Tom Chidwick wonders what would have happend if Scotland had voted Yes in the 1979 referendum……
As the country’s first referendum campaign drew to a close, Gordon Brown, the chairman of the Labour Party’s official ‘Labour Movement Yes’ campaign, warned that ‘to be swayed now by the scaremongering and false fears peddled by the money men of the “No” campaign would be like scoring an own goal in the last few seconds of a big match’. For the former student rector of the University of Edinburgh, who would become the most famous of Raith Rovers’ supporters, the referendum was a once-in-a-generation opportunity for real change north of the border. For weeks, the opinion polls had been tightening as the “No” campaign made a remarkable comeback and began to eat into the “Yes” campaign’s sizeable lead. On the final Sunday before referendum day, System Three, the independent Scottish pollster, predicted that ‘Yes’, which had been leading ‘No’ by 64 per cent to 36 in mid-January, now had just a 52:48 advantage.
While ‘Yes’ campaigners frantically attempted to get the Assembly over the line, there was a growing sense that the complexities of devolution and an increasingly negative campaign had failed to capture the country’s imagination. As George Skinner, an Aberdonian plater, told The Guardian two weeks before: ‘We’re just concerned about our next pay packet, about prices and the cost of living’. Astonishingly, even the Daily Mirror’s polling day coverage, which centred on two topless models who, the paper forecast, would ‘get an overwhelming “Yes” vote for their assemblies’, seemed to have failed to invigorate the Scottish people. It was also assumed that bad weather north of the border had seriously affected the “Yes” vote by discouraging floating voters from casting their ballots. In Aberdeen, one ‘No’ voter, Mrs Bella Lawrie, whose advanced years her local paper did not disclose, performed her civic duty in the rain, only to break her leg as she left the polling station at the city’s Mile End Primary School.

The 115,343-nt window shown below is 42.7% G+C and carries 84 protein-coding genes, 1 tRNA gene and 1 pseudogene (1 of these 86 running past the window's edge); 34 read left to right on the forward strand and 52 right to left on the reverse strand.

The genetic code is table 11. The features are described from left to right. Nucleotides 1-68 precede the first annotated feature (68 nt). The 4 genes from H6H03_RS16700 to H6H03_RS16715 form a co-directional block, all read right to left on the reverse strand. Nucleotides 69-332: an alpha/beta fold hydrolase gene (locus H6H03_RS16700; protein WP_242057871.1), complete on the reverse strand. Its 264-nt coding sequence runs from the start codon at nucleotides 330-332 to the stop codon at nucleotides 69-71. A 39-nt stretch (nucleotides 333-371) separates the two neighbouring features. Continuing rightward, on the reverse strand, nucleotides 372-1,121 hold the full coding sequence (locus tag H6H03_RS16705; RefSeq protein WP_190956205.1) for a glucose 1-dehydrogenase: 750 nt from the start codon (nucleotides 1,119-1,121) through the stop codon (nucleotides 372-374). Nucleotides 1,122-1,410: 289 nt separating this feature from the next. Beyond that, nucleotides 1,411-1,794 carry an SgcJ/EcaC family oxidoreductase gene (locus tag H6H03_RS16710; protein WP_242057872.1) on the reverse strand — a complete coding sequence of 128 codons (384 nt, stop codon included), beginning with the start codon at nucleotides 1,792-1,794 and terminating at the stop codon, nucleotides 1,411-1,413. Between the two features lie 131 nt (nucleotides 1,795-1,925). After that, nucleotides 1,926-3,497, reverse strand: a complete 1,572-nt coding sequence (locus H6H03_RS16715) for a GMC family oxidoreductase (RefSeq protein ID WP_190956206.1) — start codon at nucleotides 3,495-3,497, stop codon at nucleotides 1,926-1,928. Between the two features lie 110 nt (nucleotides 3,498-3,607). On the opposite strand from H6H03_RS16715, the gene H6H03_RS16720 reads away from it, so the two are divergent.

As Scotland waited to hear the Assembly’s fate, journalists began to gather at New St Andrew’s House, the Brutalist administrative centre of the Scottish Office in Edinburgh’s St James Centre, which rightly share the ‘monstrous carbuncle’ epithet that the Prince of Wales once applied to an extension to the National Gallery in London. The announcement, which would be made by the chief counting officer and former Secretary of the Scottish Home and Health Department, Ronald Fraser, would be witnessed by over 200 members of the fourth estate, travelling from as far afield as South Africa, East Germany, China, Canada and Bulgaria, as well as six Parisian students who chattered excitedly in French throughout the proceedings.